There were no panties last night. No lacy panties thrown onto the Quicken Loans Arena stage. And while that traditional aspect of a Neil Diamond show wasn't there, his female fans were nonetheless thrilled to see the famed performer in the flesh for his 50th Anniversary Tour.
For the essentially sold-out performance, Diamond was in fine form, even if he did seem to be lacking a little energy. He carefully strutted around stage in his tight, lightly sparkling pants. He did pick at his guitar a few times, but mostly he sang into a microphone, letting his band pick up the instrumental slack. (See our photos from the event right here
Now, Diamond is lucky. Even from the beginning of his career, when he wasn't 76, he always had a way of talk-singing. This approach is helpful for a long and lasting career. His growling lower vocals are all still there, and his belted high notes are mostly on point, although his vibrato has gotten somewhat wider.
Talking in between songs, he was extremely grateful everyone came out to the show.
"We're happy to be back here in Cleveland, Ohio," Diamond said from the stage with a wry smile. "We played here, ya know, at the 1967 Ohio Teen Fair. Was anyone there?"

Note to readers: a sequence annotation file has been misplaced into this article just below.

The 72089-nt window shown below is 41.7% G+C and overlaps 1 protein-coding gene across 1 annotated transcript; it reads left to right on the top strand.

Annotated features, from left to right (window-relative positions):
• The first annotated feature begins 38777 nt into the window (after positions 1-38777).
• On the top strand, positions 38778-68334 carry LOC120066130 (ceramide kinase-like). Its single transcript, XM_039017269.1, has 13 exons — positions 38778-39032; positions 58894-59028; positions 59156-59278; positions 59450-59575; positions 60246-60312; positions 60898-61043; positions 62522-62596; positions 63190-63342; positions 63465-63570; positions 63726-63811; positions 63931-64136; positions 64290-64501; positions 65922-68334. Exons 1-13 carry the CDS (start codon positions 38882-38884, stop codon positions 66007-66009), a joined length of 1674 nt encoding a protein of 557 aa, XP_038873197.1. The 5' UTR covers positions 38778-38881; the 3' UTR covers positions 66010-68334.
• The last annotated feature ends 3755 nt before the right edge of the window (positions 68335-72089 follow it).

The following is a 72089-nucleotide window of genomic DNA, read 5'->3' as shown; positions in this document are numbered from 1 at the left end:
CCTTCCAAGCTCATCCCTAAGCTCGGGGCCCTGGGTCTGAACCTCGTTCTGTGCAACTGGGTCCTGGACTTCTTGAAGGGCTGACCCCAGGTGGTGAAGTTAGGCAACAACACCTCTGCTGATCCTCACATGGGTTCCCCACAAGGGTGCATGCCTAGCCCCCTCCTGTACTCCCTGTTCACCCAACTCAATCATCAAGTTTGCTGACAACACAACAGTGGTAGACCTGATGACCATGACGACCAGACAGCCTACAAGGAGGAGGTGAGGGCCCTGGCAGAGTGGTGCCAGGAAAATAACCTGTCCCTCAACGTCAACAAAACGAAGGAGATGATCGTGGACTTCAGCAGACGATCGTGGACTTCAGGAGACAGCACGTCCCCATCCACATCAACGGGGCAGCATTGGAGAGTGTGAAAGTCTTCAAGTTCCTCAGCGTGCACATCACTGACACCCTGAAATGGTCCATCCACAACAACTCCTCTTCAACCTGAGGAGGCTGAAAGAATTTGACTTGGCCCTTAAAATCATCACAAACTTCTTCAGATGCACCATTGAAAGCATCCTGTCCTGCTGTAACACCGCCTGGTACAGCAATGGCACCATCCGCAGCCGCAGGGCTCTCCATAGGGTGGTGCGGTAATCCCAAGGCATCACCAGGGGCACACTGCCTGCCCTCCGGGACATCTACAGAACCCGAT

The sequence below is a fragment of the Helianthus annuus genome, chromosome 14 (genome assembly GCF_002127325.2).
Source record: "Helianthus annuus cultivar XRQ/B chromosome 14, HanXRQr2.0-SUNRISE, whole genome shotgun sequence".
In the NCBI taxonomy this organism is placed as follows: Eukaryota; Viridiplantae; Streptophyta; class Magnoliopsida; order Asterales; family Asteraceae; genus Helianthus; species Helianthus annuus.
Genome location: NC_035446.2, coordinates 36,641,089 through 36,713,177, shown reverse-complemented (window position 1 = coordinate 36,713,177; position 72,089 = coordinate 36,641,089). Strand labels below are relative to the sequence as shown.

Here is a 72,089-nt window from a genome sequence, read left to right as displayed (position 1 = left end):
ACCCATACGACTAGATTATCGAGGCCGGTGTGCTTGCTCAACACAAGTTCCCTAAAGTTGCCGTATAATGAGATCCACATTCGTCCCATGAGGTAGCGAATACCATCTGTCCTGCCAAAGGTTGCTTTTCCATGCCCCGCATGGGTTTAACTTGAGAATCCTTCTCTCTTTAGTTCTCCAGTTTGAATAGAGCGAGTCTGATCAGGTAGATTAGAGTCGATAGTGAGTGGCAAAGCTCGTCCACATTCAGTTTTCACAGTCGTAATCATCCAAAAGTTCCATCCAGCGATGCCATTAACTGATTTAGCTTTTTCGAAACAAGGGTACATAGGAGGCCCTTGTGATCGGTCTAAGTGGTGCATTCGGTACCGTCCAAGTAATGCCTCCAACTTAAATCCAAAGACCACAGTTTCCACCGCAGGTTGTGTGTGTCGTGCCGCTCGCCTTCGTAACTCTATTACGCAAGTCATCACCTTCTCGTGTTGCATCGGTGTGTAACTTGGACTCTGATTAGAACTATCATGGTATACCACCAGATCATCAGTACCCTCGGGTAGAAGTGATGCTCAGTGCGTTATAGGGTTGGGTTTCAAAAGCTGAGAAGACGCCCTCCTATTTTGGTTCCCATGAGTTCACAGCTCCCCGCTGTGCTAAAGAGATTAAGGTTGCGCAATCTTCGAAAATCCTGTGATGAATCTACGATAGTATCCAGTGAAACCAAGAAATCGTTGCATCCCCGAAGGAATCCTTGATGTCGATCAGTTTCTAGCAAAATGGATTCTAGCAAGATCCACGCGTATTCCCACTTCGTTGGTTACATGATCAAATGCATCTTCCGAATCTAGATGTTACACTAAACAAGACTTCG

Some of the white-haired ladies in the crowd screamed their heads off, because they were there in their younger years. They remembered how Diamond's music made them feel. Diamond pointed to one woman in the front row and said, "Yeah, grandma, you were there."
This is a man who knows his audience. Diamond's music is my mother's music. It's many people's mothers' music. Some of it is quite cheesy, with the synthesizers and chimes. And last night, there was an almost sickly-fake MIDI-type instrumentation that would take over from time to time, like we were tuning in to a TV church revival.
But that's where Diamond gets you. As soon as you start thinking songs like "America," which he sang last night in honor of our troops and his immigrant grandparents, and "Skybird," which featured an actual animated seagull on the big screen, are a little over the top, he nails you over the head. Hits like "You Don't Bring Me Flowers" and "I Am ... I Said," which were played last night spectacularly with saxophone and piano, have some of the most devastating and depressing lyrics every written.
Whatever you may think, Diamond's one of the best-selling recording artists alive, and after all these years, he knows who he is.
After throwing out a string of the powerful, brass-heavy hits like "Holly Holy" and "Soolaimon" and the aforementioned "I Am ... I Said," Diamond left the stage. But we knew this couldn't be the end — there was one more he hadn't sung yet. And so the crowd waited and hollered and took out their lighters (not their panties). He had to come back.
Finally, Diamond emerged, in a different jacket, and the band launched into "Sweet Caroline." As we knew they would.
"Good times never seemed so good / So good / So good," raged into the Cleveland night.
Hearing the crowd yelling that chorus along with their idol, it was unforgettable.